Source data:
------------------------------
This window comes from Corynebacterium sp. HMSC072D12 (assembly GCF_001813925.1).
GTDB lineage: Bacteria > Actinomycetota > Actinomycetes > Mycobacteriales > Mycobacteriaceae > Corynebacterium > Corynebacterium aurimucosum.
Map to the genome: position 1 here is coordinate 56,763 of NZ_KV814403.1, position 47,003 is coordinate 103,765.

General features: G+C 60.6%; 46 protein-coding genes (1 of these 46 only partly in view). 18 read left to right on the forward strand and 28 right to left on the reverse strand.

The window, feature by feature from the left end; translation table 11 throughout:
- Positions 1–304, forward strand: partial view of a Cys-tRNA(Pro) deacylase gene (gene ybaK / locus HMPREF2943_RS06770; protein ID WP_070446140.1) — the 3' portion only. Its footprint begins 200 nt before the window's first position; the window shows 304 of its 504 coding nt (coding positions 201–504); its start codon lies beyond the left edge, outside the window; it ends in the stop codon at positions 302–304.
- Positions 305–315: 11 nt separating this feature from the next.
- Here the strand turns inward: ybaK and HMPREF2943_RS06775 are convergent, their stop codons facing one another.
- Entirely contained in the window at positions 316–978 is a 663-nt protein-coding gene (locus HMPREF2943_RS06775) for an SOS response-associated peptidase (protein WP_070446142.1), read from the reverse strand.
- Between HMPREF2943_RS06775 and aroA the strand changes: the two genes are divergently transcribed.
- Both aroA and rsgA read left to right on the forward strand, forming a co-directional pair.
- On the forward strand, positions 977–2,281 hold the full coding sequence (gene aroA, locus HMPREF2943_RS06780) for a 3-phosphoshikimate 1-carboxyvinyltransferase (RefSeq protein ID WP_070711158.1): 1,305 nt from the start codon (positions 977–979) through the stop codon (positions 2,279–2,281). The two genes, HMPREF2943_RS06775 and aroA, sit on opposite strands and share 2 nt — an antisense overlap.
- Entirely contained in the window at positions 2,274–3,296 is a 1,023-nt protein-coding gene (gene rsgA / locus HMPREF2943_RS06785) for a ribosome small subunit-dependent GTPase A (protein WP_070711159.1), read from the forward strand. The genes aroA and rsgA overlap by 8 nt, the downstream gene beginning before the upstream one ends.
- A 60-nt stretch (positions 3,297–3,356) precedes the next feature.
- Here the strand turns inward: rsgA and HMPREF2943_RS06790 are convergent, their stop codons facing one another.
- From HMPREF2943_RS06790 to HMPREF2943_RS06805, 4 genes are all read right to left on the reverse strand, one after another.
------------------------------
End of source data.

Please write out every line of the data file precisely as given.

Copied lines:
This window comes from Corynebacterium sp. HMSC072D12 (assembly GCF_001813925.1).
GTDB lineage: Bacteria > Actinomycetota > Actinomycetes > Mycobacteriales > Mycobacteriaceae > Corynebacterium > Corynebacterium aurimucosum.
Map to the genome: position 1 here is coordinate 56,763 of NZ_KV814403.1, position 47,003 is coordinate 103,765.

General features: G+C 60.6%; 46 protein-coding genes (1 of these 46 only partly in view). 18 read left to right on the forward strand and 28 right to left on the reverse strand.

The window, feature by feature from the left end; translation table 11 throughout:
- Positions 1–304, forward strand: partial view of a Cys-tRNA(Pro) deacylase gene (gene ybaK / locus HMPREF2943_RS06770; protein ID WP_070446140.1) — the 3' portion only. Its footprint begins 200 nt before the window's first position; the window shows 304 of its 504 coding nt (coding positions 201–504); its start codon lies beyond the left edge, outside the window; it ends in the stop codon at positions 302–304.
- Positions 305–315: 11 nt separating this feature from the next.
- Here the strand turns inward: ybaK and HMPREF2943_RS06775 are convergent, their stop codons facing one another.
- Entirely contained in the window at positions 316–978 is a 663-nt protein-coding gene (locus HMPREF2943_RS06775) for an SOS response-associated peptidase (protein WP_070446142.1), read from the reverse strand.
- Between HMPREF2943_RS06775 and aroA the strand changes: the two genes are divergently transcribed.
- Both aroA and rsgA read left to right on the forward strand, forming a co-directional pair.
- On the forward strand, positions 977–2,281 hold the full coding sequence (gene aroA, locus HMPREF2943_RS06780) for a 3-phosphoshikimate 1-carboxyvinyltransferase (RefSeq protein ID WP_070711158.1): 1,305 nt from the start codon (positions 977–979) through the stop codon (positions 2,279–2,281). The two genes, HMPREF2943_RS06775 and aroA, sit on opposite strands and share 2 nt — an antisense overlap.
- Entirely contained in the window at positions 2,274–3,296 is a 1,023-nt protein-coding gene (gene rsgA / locus HMPREF2943_RS06785) for a ribosome small subunit-dependent GTPase A (protein WP_070711159.1), read from the forward strand. The genes aroA and rsgA overlap by 8 nt, the downstream gene beginning before the upstream one ends.
- A 60-nt stretch (positions 3,297–3,356) precedes the next feature.
- Here the strand turns inward: rsgA and HMPREF2943_RS06790 are convergent, their stop codons facing one another.
- From HMPREF2943_RS06790 to HMPREF2943_RS06805, 4 genes are all read right to left on the reverse strand, one after another.